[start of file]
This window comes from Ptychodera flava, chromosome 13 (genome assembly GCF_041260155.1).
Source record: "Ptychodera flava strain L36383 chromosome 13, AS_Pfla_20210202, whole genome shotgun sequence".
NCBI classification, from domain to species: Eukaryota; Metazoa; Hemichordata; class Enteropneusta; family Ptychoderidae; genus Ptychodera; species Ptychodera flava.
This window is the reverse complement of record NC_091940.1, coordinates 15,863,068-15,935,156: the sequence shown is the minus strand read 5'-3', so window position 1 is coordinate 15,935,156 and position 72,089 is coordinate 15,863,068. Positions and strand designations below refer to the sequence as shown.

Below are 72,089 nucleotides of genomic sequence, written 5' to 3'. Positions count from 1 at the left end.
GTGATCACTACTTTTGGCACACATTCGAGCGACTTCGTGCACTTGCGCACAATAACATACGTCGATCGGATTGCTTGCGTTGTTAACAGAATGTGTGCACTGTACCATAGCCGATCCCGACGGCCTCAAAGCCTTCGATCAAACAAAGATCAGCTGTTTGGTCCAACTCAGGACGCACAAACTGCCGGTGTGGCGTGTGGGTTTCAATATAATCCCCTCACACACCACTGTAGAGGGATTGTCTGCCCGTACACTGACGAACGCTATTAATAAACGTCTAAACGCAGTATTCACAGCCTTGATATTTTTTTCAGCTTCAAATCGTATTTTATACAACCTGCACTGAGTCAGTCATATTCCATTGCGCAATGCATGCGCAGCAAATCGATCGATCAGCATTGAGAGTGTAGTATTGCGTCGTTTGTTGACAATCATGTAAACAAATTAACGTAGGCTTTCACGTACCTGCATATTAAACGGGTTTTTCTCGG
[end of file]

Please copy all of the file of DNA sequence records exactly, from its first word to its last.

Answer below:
This window comes from Ptychodera flava, chromosome 13 (genome assembly GCF_041260155.1).
Source record: "Ptychodera flava strain L36383 chromosome 13, AS_Pfla_20210202, whole genome shotgun sequence".
NCBI classification, from domain to species: Eukaryota; Metazoa; Hemichordata; class Enteropneusta; family Ptychoderidae; genus Ptychodera; species Ptychodera flava.
This window is the reverse complement of record NC_091940.1, coordinates 15,863,068-15,935,156: the sequence shown is the minus strand read 5'-3', so window position 1 is coordinate 15,935,156 and position 72,089 is coordinate 15,863,068. Positions and strand designations below refer to the sequence as shown.

Below are 72,089 nucleotides of genomic sequence, written 5' to 3'. Positions count from 1 at the left end.
GTGATCACTACTTTTGGCACACATTCGAGCGACTTCGTGCACTTGCGCACAATAACATACGTCGATCGGATTGCTTGCGTTGTTAACAGAATGTGTGCACTGTACCATAGCCGATCCCGACGGCCTCAAAGCCTTCGATCAAACAAAGATCAGCTGTTTGGTCCAACTCAGGACGCACAAACTGCCGGTGTGGCGTGTGGGTTTCAATATAATCCCCTCACACACCACTGTAGAGGGATTGTCTGCCCGTACACTGACGAACGCTATTAATAAACGTCTAAACGCAGTATTCACAGCCTTGATATTTTTTTCAGCTTCAAATCGTATTTTATACAACCTGCACTGAGTCAGTCATATTCCATTGCGCAATGCATGCGCAGCAAATCGATCGATCAGCATTGAGAGTGTAGTATTGCGTCGTTTGTTGACAATCATGTAAACAAATTAACGTAGGCTTTCACGTACCTGCATATTAAACGGGTTTTTCTCGG